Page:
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Thoughts, news and notes from the sports staff of The Saratogian newspaper, located in historic Saratoga Springs, New York. The gang in the corner office on Lake Avenue give you the post-game wrap-ups, news and notes from the games we cover and opinions about the sports we read about every day.

Tuesday, October 16, 2012

2012-13 College Basketball Preview: America East

We continue with our previews of college basketball conferences, and we’ll stay local with this one. Today, I’ll be profiling the America East, which features UAlbany and several other regional teams. The conference doesn’t have a great reputation, but produced a pair of solid teams last year.

1) Stony Brook
Last season: 22-10 (14-2)

The scouting report: The regular-season champs a year ago, the Seawolves came up short to Vermont in the conference tournament before bowing out of the NIT in the first round. Last year’s team won games on the glass, outrebounding opponents by an average of over eight caroms a contest.
The best-case scenario: Tommy Brenton, who plays much bigger than his 6’5” frame, improves on his team-high eight rebounds per game while also emerging as an offensive threat. Junior guard Dave Coley becomes the team’s main offensive force after averaging 10 points per game as a sophomore, and an experienced nucleus of five seniors and three juniors pushes the Seawolves into the NCAA Tournament.
The worst-case scenario: The Seawolves feel the losses of leading scorer Bryan Dougher and complementary rebounders Dallis Joyner and Al Rapier. Brenton still grabs some rebounds, but nobody steps up around him, and what was an overwhelming strength a year ago becomes a secondary part of the gameplan. Coley doesn’t improve, an additional scorer doesn’t emerge, and Stony Brook regresses from last year’s success.
The rational scenario: The Seawolves aren’t quite as stacked as they were a season ago, but should still be one of the teams to beat in the race for a conference title. Brenton and Coley make up a dangerous inside-outside combination, and the experience around them means they should get support from somewhere.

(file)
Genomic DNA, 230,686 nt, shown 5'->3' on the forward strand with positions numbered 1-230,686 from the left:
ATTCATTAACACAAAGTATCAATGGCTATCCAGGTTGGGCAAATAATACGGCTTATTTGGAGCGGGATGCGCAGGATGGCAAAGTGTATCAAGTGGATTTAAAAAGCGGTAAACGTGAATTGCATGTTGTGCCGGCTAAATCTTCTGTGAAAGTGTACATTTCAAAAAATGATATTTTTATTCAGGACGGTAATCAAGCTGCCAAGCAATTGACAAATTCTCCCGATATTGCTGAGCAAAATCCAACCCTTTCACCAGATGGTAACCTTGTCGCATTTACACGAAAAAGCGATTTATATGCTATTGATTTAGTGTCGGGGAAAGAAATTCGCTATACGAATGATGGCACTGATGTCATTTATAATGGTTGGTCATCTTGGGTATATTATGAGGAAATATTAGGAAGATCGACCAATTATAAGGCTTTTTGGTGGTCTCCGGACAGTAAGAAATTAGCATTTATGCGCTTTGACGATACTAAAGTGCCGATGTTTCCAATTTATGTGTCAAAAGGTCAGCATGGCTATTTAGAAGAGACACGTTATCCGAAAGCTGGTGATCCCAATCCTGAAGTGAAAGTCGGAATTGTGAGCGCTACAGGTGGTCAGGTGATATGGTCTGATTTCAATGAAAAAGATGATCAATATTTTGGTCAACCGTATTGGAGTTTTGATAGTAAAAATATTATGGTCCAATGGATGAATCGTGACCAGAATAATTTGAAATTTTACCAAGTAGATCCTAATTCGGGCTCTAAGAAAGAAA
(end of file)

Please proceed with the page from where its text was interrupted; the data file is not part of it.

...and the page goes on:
2) Vermont
Last season: 24-12 (13-3)

The scouting report: Vermont upset Stony Brook in last year’s conference championship game, and has long run a very efficient system. However, this year, they must contend with the loss of their top two scorers from a year ago, Four McGlynn and Matt Glass, as well as starter Brendan Bald.
The best-case scenario: Juniors Luke Apfeld, Brian Voelkel, and Sandro Carissimo assume leadership roles, while transfers Candon Rusin (Marist) and Trey Blue (Illinois State) each make immediate impacts. The Catamounts use their balanced offense to perfection, and have too many weapons for most of the conference. They win the conference championship, and once again advance to the NCAA Tournament.
The worst-case scenario: Nobody emerges as a go-to scoring option with McGlynn and Glass gone. The unselfish nature of the team means a winning record, but with nobody who qualifies as a go-to guy during crunch time, the Catamounts are bounced out of the America East tournament fairly early.
The rational scenario: Vermont has holes to fill after last season, but there’s no reason to think that the team will suffer a significant downturn this year. Someone needs to step up as a scorer, but the Catamounts otherwise have a lot of things you look for in a successful team.

3) UAlbany
Last season: 19-15 (9-7)

The scouting report: The Great Danes averaged just over 72 points per game a year ago thanks to the combination of Gerardo Suero and Logan Aronhalt. Both are gone, but UAlbany does return point guard Mike Black, who figures to be one of the top players in the league.
The best-case scenario: Black’s combination of scoring and leadership propels the Great Danes towards the top of the league. Jayson Guerrier and Blake Metcalf go from role players to second and third options in coach Will Brown’s offense, one that keeps the tempo up, wins over 20 games, and contends for the America East title.